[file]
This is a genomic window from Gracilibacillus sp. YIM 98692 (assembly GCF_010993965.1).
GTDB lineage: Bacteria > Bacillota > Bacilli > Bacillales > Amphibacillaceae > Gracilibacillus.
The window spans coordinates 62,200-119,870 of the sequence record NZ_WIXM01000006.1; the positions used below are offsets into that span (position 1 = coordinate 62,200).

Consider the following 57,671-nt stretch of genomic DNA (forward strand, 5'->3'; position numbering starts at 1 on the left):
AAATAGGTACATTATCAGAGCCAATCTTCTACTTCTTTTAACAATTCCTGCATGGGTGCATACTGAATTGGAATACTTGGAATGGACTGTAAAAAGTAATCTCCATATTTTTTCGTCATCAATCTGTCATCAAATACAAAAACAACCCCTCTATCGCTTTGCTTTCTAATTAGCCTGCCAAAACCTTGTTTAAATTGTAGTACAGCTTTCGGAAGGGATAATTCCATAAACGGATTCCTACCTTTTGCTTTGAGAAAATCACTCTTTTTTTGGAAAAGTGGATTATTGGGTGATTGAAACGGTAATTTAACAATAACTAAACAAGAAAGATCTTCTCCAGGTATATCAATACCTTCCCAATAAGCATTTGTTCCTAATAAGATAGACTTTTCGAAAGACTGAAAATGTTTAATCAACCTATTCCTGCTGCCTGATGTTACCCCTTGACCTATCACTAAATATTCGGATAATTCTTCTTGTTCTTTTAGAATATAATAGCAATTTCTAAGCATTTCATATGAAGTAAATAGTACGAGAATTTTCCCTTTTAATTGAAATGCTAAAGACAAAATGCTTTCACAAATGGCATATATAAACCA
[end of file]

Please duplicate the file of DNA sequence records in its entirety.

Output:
This is a genomic window from Gracilibacillus sp. YIM 98692 (assembly GCF_010993965.1).
GTDB lineage: Bacteria > Bacillota > Bacilli > Bacillales > Amphibacillaceae > Gracilibacillus.
The window spans coordinates 62,200-119,870 of the sequence record NZ_WIXM01000006.1; the positions used below are offsets into that span (position 1 = coordinate 62,200).

Consider the following 57,671-nt stretch of genomic DNA (forward strand, 5'->3'; position numbering starts at 1 on the left):
AAATAGGTACATTATCAGAGCCAATCTTCTACTTCTTTTAACAATTCCTGCATGGGTGCATACTGAATTGGAATACTTGGAATGGACTGTAAAAAGTAATCTCCATATTTTTTCGTCATCAATCTGTCATCAAATACAAAAACAACCCCTCTATCGCTTTGCTTTCTAATTAGCCTGCCAAAACCTTGTTTAAATTGTAGTACAGCTTTCGGAAGGGATAATTCCATAAACGGATTCCTACCTTTTGCTTTGAGAAAATCACTCTTTTTTTGGAAAAGTGGATTATTGGGTGATTGAAACGGTAATTTAACAATAACTAAACAAGAAAGATCTTCTCCAGGTATATCAATACCTTCCCAATAAGCATTTGTTCCTAATAAGATAGACTTTTCGAAAGACTGAAAATGTTTAATCAACCTATTCCTGCTGCCTGATGTTACCCCTTGACCTATCACTAAATATTCGGATAATTCTTCTTGTTCTTTTAGAATATAATAGCAATTTCTAAGCATTTCATATGAAGTAAATAGTACGAGAATTTTCCCTTTTAATTGAAATGCTAAAGACAAAATGCTTTCACAAATGGCATATATAAACCA